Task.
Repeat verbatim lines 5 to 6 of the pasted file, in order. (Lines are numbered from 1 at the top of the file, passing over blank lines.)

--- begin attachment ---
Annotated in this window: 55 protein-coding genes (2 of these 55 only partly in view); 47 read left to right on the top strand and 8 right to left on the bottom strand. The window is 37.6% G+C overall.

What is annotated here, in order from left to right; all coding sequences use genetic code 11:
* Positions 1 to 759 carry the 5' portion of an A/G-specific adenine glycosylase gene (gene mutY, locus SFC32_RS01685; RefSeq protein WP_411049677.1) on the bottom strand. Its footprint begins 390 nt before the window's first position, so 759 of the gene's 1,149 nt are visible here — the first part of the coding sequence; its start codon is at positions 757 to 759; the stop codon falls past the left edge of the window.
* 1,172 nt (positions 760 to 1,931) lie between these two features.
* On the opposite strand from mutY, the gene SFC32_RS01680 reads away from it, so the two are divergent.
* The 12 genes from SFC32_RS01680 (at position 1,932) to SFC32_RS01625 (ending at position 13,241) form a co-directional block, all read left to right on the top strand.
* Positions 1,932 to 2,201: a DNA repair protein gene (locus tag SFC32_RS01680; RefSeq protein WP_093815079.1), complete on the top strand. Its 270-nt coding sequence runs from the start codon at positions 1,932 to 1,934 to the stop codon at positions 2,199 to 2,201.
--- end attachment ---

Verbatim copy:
* On the opposite strand from mutY, the gene SFC32_RS01680 reads away from it, so the two are divergent.
* The 12 genes from SFC32_RS01680 (at position 1,932) to SFC32_RS01625 (ending at position 13,241) form a co-directional block, all read left to right on the top strand.